York, Pierpont Morgan Library, MS M.926. See K. D. Hartzell, ‘A St Alban’s Miscellany from New York’, Mittellateinisches
Jahrbuch, 10 (1975), 20–61.
- Babcock, R. G., The ‘Psychomachia’ Codex from St. Lawrence (Bruxellensis 10066–77) and the Schools of Liège in the Tenth and Eleventh Centuries (Turnhout, 2017). Another educational miscellany.
- Boffey, J., and J. J. Thompson, ‘Anthologies and Miscellanies: Production
and Choice of Texts’, in J. Griffiths and D. Pearsall (ed.), Book
Production and Publishing in Britain 1375–1475 (Cambridge, 1989),
pp. 279–315. ZC3ea.B.
- Lendinara, P., L. Lazzari and M. A. D’Aronco (eds), Form and Content of Instruction in Anglo-Saxon England in the Light of Contemporary Manuscript Evidence: Papers Presented at the International Conference, Udine, 6-8 April 2006, Fédération Internationale des Instituts d’Études Médiévales, Textes et Études du Moyen Âge, 39 (Turnhout, 2007).
- Nichols, S. G., and S. Wenzel (eds), The Whole Book:
Cultural Perspectives on the Medieval Miscellany, Recentiores: Later Latin Texts and Contexts
(Ann Arbor, MI, 1996).
- Parkes, M. B., ‘The Influence of the Concepts of Ordinatio and Compilatio on
the Development of the Book’, in J. J. G. Alexander and M. T. Gibson
Learning and Literature: Essays presented to Richard William Hunt (Oxford,
1976), pp. 115–41 [MBM]; rpt. in M. B. Parkes, Scribes,
Scripts and Readers: Studies in the Communication, Presentation and Dissemination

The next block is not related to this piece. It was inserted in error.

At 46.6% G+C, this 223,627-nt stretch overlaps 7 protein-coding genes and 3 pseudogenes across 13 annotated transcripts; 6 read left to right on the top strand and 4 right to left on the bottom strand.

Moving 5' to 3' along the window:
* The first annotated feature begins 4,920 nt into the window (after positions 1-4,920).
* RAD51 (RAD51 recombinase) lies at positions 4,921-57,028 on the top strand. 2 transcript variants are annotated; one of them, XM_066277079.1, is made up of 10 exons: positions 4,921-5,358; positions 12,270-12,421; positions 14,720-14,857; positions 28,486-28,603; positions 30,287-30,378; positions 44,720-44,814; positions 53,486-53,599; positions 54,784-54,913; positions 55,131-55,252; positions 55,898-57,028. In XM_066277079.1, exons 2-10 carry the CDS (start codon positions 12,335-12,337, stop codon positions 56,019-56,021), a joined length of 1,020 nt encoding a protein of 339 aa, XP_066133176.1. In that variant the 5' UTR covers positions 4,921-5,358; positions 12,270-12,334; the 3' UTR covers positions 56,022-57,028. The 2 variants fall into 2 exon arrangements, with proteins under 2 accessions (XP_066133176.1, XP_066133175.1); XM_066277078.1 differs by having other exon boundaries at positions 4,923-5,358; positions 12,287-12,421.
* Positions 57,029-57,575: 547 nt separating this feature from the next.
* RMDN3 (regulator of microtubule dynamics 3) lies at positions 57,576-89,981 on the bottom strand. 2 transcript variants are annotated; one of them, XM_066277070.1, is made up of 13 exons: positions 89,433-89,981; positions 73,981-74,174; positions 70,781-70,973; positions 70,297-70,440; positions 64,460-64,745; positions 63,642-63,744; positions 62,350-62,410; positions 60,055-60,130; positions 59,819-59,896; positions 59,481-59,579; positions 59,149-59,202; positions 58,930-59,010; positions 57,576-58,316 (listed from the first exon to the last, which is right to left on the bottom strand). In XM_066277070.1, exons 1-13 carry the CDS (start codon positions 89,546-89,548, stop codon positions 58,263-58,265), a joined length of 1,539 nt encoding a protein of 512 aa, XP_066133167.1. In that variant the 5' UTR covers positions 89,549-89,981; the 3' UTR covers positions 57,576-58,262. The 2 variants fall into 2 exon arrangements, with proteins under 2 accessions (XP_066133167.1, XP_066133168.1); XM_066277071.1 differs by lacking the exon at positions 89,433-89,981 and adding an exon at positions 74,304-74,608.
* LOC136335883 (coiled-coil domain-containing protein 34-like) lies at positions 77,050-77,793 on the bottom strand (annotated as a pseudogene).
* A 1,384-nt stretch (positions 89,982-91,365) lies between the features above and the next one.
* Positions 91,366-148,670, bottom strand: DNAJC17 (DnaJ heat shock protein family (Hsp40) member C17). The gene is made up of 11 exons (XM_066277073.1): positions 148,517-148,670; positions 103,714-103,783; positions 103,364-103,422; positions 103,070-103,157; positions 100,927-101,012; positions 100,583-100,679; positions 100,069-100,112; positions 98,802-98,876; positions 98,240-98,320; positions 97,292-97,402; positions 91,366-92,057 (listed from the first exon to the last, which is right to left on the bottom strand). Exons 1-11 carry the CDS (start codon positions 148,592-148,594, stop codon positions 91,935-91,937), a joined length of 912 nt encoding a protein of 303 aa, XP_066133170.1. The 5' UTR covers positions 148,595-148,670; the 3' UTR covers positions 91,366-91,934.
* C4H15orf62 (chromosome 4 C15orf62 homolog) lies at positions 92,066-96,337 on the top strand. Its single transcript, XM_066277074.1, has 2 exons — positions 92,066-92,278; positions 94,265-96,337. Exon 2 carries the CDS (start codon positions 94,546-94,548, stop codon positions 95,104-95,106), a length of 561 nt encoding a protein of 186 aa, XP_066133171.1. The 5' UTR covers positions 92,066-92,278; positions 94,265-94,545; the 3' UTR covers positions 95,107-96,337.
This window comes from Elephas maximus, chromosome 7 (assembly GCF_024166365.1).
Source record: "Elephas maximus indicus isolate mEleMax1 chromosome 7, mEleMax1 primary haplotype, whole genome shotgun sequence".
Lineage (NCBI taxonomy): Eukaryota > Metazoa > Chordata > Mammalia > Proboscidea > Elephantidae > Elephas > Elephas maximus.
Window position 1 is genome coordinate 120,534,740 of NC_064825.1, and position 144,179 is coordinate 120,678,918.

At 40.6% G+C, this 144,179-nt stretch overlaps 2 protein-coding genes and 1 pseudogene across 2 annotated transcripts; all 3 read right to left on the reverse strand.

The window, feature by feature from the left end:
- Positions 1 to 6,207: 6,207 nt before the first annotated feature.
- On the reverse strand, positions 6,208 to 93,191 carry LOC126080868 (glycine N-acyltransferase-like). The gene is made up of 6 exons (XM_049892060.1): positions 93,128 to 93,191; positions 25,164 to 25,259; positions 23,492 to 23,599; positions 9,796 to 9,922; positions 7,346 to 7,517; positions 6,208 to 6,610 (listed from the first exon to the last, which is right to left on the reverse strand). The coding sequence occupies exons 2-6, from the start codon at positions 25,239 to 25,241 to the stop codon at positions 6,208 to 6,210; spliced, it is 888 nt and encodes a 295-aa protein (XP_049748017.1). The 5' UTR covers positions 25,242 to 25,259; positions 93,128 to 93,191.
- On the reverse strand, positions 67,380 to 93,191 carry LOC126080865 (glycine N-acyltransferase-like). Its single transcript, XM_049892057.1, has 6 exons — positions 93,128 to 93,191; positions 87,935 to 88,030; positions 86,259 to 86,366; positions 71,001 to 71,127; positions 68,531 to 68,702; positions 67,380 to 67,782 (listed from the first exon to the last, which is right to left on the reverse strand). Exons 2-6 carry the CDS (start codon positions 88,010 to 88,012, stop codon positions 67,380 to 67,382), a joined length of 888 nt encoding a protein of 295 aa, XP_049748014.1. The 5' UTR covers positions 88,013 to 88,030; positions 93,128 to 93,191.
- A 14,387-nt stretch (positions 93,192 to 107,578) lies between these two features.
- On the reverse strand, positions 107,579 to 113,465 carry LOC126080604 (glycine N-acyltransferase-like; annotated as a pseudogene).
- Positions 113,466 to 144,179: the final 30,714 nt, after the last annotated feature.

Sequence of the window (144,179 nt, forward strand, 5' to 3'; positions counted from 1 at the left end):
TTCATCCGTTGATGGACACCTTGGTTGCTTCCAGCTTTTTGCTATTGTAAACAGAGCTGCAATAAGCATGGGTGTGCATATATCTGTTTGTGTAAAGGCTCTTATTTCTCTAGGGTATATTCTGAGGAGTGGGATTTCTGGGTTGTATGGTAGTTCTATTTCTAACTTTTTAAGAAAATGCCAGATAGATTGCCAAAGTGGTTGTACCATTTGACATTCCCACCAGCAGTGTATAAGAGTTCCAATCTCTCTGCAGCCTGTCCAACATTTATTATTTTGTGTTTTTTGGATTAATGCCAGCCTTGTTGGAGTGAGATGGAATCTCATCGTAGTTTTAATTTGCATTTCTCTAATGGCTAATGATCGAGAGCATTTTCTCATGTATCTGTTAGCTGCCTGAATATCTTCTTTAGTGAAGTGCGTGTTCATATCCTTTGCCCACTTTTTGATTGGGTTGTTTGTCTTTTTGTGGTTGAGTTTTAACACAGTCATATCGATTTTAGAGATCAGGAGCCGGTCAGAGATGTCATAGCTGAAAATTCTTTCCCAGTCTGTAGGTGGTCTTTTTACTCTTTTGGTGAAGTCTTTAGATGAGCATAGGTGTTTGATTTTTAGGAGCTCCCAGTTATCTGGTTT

of Medieval Texts (London, 1991), pp. 35–70 [LDea.B].
- Pratt, K., B. Besamusca, M. Meyer, and A. Putter with the assistance of H. Morcos (eds), The Dynamics of the Medieval Manuscript: Text Collections from a European Perspective (Göttingen, 2017). Available from the publishers as an Open Access E-Book. Includes a number of useful essays about miscellanies, most notably W. Scase, ‘“Looke this calender and then proced”: Tables of Contents in Medieval English Manuscripts’ (pp. 287–306); J. Scattergood, ‘London, British Library, MS Harley 913 and Colonial Ireland in the Early Fourteenth Century’ (pp. 307–25); T. Summerfield, ‘“Aprendre e enseigner”: The Contents of Cambridge University Library, MS Gg.1.1’ (pp. 327–46).
- Taylor, A., ‘Historical Writing in Twelfth- and Thirteenth-Century Scotland: The Dunfermline Compilation’, Historical Research, 83 (2010), 228–52. Available from Wiley Online. Examines an important historical miscellany preserved in the Royal Library in Madrid but written at the Benedictine abbey of Dunfermline in Fife, Scotland during the reign of James III (1460–88), i.e. Madrid, Biblioteca del Palacio Real, MS II 2097.
- Taylor, A., ‘Manual to Miscellany: Stages in the Commercial Copying of Vernacular Literature in England’, The Yearbook of English Studies, 33 (2003), 1–17.
- Taylor, A., Textual Situations: Three Medieval Manuscripts and their Readers (Philadelphia, PA, 2002).
- Treharne, E. M., Living Through Conquest: The Politics of Early English, 1020–1220, Oxford Textual Perspectives (Oxford, 2012). Available online at MiLibrary.